Excerpts of PBS Weighs Separation Of Church & Stations by Paul Farhi of the Washington Post
PBS stations are debating the limits of one of public television's basic commandments: Thou shalt not broadcast religious programming. The discussion, some station managers fear, could lead to a ban on faith-oriented programs that have appeared on public stations for decades despite the prohibition.
The Public Broadcasting Service's board is to vote next month on a committee's recommendation to strip the affiliation of any station that carries "sectarian" content.
Under bylaws enacted in 1985, PBS stations are required to present programs that are noncommercial, nonpartisan and nonsectarian. The rules were put in place to ensure balance and fairness among PBS-affiliated stations.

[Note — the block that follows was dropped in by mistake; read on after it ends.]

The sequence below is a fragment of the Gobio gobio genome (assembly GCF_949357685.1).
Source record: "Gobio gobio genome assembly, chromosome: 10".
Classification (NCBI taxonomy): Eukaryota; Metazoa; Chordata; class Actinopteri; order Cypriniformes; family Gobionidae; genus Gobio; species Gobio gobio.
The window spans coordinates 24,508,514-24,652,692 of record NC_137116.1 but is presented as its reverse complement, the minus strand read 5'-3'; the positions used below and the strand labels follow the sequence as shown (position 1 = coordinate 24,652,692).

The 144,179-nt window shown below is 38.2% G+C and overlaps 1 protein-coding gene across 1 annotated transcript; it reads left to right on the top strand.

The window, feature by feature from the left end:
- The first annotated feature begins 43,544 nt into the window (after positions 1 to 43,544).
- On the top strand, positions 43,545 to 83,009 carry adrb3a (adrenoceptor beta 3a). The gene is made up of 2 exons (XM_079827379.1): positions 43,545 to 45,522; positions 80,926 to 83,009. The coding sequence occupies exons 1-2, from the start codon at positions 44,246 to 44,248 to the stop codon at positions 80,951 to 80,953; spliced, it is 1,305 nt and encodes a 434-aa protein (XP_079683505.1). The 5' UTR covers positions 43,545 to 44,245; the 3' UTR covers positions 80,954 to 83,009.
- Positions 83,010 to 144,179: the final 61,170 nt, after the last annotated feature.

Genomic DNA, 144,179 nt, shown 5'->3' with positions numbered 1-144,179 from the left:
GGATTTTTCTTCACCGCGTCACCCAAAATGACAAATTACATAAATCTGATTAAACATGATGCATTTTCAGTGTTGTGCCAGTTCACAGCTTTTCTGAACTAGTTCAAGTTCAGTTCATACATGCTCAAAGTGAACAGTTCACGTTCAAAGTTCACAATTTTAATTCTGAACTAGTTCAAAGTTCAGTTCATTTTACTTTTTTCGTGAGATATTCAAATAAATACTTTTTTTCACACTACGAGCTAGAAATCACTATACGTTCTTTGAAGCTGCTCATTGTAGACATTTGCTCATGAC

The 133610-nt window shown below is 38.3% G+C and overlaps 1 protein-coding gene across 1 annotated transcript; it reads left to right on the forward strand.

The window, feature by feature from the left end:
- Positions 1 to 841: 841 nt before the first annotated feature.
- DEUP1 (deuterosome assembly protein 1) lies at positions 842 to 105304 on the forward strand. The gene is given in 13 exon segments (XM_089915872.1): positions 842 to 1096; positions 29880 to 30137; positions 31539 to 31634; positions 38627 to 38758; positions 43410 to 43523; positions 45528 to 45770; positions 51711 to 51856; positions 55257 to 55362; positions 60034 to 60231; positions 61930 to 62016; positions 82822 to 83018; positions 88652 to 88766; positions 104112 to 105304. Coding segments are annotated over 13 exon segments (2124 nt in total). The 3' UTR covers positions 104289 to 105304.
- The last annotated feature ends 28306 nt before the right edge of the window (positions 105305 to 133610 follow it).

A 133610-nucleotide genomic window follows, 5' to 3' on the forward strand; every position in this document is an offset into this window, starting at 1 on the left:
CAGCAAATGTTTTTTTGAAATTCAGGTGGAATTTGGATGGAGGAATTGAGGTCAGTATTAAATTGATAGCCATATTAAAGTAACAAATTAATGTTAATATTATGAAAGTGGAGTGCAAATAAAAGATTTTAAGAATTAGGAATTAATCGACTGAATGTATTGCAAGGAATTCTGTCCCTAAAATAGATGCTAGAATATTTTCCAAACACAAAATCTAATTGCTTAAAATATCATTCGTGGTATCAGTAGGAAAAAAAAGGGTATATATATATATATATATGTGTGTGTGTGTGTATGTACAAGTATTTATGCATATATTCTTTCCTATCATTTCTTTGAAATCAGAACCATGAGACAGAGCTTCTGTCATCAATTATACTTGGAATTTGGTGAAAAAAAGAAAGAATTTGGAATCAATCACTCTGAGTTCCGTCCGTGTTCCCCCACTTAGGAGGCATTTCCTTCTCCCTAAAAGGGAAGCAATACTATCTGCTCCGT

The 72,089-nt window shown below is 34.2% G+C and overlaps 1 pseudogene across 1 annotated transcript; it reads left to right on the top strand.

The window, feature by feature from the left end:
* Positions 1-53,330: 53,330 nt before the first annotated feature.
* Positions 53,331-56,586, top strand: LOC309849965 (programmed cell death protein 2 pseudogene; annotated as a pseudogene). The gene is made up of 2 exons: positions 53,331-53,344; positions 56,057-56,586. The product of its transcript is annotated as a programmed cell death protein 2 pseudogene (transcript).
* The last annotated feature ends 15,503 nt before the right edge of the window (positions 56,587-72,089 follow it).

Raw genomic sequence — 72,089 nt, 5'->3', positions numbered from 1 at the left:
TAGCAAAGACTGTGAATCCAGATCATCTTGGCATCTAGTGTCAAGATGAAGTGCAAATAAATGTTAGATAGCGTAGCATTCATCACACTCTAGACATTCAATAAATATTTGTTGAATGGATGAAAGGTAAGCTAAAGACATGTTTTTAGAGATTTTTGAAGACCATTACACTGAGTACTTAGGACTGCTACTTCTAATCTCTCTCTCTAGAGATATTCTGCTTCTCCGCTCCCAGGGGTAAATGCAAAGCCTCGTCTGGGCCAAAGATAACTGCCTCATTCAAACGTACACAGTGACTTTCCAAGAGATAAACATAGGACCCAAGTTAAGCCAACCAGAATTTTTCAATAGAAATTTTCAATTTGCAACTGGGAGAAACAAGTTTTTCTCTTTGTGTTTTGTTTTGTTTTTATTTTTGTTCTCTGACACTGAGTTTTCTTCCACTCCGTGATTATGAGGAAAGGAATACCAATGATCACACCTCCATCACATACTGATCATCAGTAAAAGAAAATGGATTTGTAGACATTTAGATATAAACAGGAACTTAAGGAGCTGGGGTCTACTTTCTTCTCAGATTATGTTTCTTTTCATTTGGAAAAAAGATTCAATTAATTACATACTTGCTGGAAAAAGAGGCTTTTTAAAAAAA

The definition of "nonsectarian" programming has always been loosely interpreted, and the rule has never been strictly enforced, according to PBS officials.
The current proposal would deem "religious services of faith-based groups" as inappropriate. "The intent is for [PBS stations] to show editorial independence," Lawson said.
KBYU in Provo, Utah, for example, is operated by Brigham Young University, which in turn is affiliated with the Mormon Church. The station airs much of the usual PBS fare -- "Arthur," "Barney," "The NewsHour With Jim Lehrer" -- but also broadcasts two hours a day of "BYU Devotional," which includes lectures from leaders of the Church of Jesus Christ of Latter-day Saints.